Top 5: An Innocent Man

Sometime around mid-September 1983, the morning guy at KDTH in Dubuque wanted to get off the air to devote all his time to being program director, and I was asked to take over the morning show. It was going to mean more responsibility, more hours—and a lot of pressure. Every day I’d be judged by the guy I was replacing on whether I was doing his old job as well as he had. Given my relationship with him (and his relationship with everybody else on the staff, who almost universally disliked him), I suspected that I’d never be good enough, but I said I’d take the job— as long as I got more money. That might have been naive, but it didn’t seem unreasonable to me. The program director, however, found it quite unreasonable. He said something like, “I don’t know why you’d ask for that. If I got more money it wouldn’t ensure that I’d do a better job,” which made no sense to me then and still doesn’t. When I remained adamant, he decided to hire somebody else—and to fire me for good measure.

I don’t regret it. Never mind the problem of the shoes I was being asked to fill—I didn’t feel ready for a morning show yet. If I’d taken the job, I doubt I would have lasted in it.

KDTH was doing mostly country in 1983, and it’s just as well—1983 was not one of pop’s grander years. There was Thriller, and the invasion of videogenic British bands was revamping the sound of the Top 40, but there’s precious little else worth remembering from that September. Let’s try and find something on the Cash Box chart dated September 17, 1983.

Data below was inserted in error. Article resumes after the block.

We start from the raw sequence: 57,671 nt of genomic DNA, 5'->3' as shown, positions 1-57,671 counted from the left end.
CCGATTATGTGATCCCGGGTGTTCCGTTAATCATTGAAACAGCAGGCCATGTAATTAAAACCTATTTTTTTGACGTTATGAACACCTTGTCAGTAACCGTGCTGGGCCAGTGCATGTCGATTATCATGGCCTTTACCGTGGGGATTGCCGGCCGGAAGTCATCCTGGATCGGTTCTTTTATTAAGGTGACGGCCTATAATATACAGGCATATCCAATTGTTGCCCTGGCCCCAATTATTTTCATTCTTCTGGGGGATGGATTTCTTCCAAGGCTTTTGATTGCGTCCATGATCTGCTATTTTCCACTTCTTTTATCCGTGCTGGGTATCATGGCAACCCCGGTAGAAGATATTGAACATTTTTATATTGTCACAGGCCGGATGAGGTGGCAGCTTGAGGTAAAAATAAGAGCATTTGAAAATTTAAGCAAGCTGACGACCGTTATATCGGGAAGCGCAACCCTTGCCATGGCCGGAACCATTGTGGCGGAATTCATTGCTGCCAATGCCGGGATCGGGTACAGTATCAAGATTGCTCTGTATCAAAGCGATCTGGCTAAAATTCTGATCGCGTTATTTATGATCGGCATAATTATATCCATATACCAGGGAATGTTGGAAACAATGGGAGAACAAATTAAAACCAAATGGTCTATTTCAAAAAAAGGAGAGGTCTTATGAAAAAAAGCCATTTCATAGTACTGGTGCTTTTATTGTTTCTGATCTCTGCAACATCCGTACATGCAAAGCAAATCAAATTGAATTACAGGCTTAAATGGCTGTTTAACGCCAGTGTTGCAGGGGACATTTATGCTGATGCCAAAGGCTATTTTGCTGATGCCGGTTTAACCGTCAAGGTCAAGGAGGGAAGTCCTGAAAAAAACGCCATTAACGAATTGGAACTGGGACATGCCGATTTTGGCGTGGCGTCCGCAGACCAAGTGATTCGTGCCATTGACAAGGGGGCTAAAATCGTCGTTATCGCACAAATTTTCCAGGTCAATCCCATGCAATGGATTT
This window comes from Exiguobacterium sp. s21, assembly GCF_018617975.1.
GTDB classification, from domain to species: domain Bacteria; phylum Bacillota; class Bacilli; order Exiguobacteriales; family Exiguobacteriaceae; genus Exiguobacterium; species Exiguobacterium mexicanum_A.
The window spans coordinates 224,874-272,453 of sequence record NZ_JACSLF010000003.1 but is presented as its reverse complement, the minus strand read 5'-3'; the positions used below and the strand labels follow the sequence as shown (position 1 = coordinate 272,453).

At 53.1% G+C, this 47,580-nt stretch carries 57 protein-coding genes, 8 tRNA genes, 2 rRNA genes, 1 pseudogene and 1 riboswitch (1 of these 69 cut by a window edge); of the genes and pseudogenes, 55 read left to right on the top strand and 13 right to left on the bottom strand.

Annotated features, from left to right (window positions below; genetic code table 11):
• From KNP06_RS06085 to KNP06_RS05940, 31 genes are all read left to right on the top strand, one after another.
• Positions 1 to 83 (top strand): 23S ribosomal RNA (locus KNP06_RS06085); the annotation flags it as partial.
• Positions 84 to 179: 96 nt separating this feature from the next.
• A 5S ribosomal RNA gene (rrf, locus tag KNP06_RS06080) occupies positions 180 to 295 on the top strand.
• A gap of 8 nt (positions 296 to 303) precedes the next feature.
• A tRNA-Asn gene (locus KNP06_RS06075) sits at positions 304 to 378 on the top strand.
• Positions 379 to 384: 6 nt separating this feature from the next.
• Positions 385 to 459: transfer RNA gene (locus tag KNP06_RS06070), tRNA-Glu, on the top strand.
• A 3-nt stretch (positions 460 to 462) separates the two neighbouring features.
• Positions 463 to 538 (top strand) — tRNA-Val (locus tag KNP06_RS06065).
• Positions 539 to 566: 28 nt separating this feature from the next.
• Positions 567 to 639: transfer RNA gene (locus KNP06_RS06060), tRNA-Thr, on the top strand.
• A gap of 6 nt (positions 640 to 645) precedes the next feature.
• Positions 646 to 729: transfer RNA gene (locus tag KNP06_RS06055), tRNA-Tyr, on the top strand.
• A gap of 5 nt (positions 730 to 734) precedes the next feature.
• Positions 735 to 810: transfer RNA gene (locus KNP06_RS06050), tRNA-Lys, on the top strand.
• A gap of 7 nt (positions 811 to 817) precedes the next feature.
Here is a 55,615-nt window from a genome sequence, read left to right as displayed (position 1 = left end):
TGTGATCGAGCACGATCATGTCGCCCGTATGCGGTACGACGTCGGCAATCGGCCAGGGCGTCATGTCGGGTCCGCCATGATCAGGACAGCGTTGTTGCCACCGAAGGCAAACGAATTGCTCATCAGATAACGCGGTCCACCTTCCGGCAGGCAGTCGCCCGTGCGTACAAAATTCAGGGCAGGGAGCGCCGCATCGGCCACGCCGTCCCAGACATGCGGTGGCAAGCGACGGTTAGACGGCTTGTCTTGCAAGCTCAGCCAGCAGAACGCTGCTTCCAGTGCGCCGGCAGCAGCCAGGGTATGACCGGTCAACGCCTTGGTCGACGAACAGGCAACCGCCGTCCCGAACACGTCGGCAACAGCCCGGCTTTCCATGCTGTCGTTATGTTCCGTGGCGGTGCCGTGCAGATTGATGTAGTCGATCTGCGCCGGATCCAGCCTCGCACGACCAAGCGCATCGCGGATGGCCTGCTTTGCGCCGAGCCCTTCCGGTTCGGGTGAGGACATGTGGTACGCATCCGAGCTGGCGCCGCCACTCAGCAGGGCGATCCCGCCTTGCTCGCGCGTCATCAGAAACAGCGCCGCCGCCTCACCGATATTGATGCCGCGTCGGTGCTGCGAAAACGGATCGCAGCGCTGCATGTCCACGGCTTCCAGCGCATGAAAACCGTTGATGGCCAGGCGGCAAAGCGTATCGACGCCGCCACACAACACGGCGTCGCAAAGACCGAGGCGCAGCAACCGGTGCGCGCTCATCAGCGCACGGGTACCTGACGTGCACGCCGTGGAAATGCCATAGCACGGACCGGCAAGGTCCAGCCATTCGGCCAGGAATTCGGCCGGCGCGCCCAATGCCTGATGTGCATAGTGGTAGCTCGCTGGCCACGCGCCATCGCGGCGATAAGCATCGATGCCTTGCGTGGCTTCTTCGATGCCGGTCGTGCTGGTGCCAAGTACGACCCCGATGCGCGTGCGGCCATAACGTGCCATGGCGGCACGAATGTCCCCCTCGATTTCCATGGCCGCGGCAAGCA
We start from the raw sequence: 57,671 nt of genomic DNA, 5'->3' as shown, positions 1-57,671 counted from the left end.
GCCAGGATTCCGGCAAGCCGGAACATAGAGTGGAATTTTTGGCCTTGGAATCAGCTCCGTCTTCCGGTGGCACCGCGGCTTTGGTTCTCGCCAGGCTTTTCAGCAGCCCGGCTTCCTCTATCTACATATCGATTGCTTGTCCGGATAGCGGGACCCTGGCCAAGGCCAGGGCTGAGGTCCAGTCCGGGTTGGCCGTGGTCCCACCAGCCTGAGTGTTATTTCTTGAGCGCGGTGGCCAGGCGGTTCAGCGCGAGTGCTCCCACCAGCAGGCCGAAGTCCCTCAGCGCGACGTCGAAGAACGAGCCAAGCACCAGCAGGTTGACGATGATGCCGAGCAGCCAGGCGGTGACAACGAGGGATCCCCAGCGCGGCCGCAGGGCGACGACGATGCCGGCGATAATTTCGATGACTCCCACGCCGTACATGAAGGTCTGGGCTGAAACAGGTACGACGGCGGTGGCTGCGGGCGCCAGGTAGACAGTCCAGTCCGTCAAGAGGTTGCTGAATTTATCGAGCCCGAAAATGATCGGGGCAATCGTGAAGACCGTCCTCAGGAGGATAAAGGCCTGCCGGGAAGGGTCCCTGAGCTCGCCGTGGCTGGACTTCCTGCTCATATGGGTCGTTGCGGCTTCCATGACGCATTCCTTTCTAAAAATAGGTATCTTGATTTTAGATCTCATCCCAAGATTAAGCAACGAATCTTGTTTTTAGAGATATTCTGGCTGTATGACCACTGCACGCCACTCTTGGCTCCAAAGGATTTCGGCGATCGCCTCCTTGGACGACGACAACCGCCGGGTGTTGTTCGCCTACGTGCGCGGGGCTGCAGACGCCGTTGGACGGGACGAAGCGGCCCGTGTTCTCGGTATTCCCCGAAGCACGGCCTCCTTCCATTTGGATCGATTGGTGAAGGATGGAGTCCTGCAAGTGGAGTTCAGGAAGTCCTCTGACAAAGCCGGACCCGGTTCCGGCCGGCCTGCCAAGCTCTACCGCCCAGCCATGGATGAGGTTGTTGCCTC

1. “Puttin’ on the Ritz”/Taco (up from 4) I was music director at KDTH, and we gave this a few plays on the station, although I don’t think it was my idea. The thinking was that some of our listeners might remember the song from back in the day, although why we thought they wouldn’t be put off by the bone-deep weirdness of Taco’s performance, I dunno.

6. “Tell Her About It”/Billy Joel (up from 7) The first single from An Innocent Man, with an iconic video featuring “BJ and the Affordables” on The Ed Sullivan Show, “Tell Her About It” was the first of a then-staggering six hit singles from An Innocent Man, Joel’s homage to American pop of the ’60s. I’ve got a copy, but it’s been years since I felt like putting it on.

18. “Dead Giveaway”/Shalamar (up from 19) Shalamar came from inauspicous roots—two of its three members had been Soul Train dancers. Their lone Top-Ten hit, 1980’s “The Second Time Around,” was hooky light R&B, but by 1983 they had reinvented themselves as beat-heavy and rock-oriented. The synthesized percussion on “Dead Giveaway” sounds dated now, but it was pretty hot at the time.

27. “Islands in the Stream”/Kenny Rogers & Dolly Parton (up from 32) It’s hard to imagine now, but Kenny and Dolly were once a sure-thing hitmaking pair, although a production as good as Barry Gibb’s on “Islands in the Stream” would likely have ended up a hit no matter who performed it. It would reach Number One on the Hot 100 and top the country charts as well, where it would be the Number One song of 1983. In 2005, CMT viewers voted it the top country duet of all time.

75. “Everyday People”/Joan Jett & the Blackhearts (up from 88) I still can’t figure out how this missed being a big hit, but it got only to Number 47 in Cash Box and Number 37 in Billboard. Meanwhile, the overproduced sludge that was “Total Eclipse of the Heart” did a month at Number One.